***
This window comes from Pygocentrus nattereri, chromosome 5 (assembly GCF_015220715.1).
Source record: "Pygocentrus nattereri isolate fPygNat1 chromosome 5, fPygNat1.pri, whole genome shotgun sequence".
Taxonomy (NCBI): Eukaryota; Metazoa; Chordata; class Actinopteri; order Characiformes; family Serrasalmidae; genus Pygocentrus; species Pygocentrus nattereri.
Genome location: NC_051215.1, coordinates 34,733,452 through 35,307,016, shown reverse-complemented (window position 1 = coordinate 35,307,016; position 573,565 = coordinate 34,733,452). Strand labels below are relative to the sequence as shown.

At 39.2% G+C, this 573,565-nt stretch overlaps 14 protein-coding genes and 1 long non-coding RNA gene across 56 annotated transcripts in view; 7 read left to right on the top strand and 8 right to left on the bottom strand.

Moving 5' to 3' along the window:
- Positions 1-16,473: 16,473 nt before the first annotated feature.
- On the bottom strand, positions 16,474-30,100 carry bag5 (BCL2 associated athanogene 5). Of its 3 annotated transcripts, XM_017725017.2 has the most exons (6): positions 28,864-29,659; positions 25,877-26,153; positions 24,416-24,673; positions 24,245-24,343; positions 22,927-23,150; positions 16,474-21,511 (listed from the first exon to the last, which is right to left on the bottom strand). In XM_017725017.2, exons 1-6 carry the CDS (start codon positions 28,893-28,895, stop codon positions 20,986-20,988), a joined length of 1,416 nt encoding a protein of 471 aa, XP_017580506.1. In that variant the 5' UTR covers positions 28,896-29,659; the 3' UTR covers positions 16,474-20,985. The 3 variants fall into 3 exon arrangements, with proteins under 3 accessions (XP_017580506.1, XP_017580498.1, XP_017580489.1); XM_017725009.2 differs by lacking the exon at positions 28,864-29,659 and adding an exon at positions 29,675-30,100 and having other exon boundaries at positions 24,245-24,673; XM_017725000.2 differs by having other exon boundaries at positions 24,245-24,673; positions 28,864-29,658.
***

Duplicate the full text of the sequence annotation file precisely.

This window comes from Pygocentrus nattereri, chromosome 5 (assembly GCF_015220715.1).
Source record: "Pygocentrus nattereri isolate fPygNat1 chromosome 5, fPygNat1.pri, whole genome shotgun sequence".
Taxonomy (NCBI): Eukaryota; Metazoa; Chordata; class Actinopteri; order Characiformes; family Serrasalmidae; genus Pygocentrus; species Pygocentrus nattereri.
Genome location: NC_051215.1, coordinates 34,733,452 through 35,307,016, shown reverse-complemented (window position 1 = coordinate 35,307,016; position 573,565 = coordinate 34,733,452). Strand labels below are relative to the sequence as shown.

At 39.2% G+C, this 573,565-nt stretch overlaps 14 protein-coding genes and 1 long non-coding RNA gene across 56 annotated transcripts in view; 7 read left to right on the top strand and 8 right to left on the bottom strand.

Moving 5' to 3' along the window:
- Positions 1-16,473: 16,473 nt before the first annotated feature.
- On the bottom strand, positions 16,474-30,100 carry bag5 (BCL2 associated athanogene 5). Of its 3 annotated transcripts, XM_017725017.2 has the most exons (6): positions 28,864-29,659; positions 25,877-26,153; positions 24,416-24,673; positions 24,245-24,343; positions 22,927-23,150; positions 16,474-21,511 (listed from the first exon to the last, which is right to left on the bottom strand). In XM_017725017.2, exons 1-6 carry the CDS (start codon positions 28,893-28,895, stop codon positions 20,986-20,988), a joined length of 1,416 nt encoding a protein of 471 aa, XP_017580506.1. In that variant the 5' UTR covers positions 28,896-29,659; the 3' UTR covers positions 16,474-20,985. The 3 variants fall into 3 exon arrangements, with proteins under 3 accessions (XP_017580506.1, XP_017580498.1, XP_017580489.1); XM_017725009.2 differs by lacking the exon at positions 28,864-29,659 and adding an exon at positions 29,675-30,100 and having other exon boundaries at positions 24,245-24,673; XM_017725000.2 differs by having other exon boundaries at positions 24,245-24,673; positions 28,864-29,658.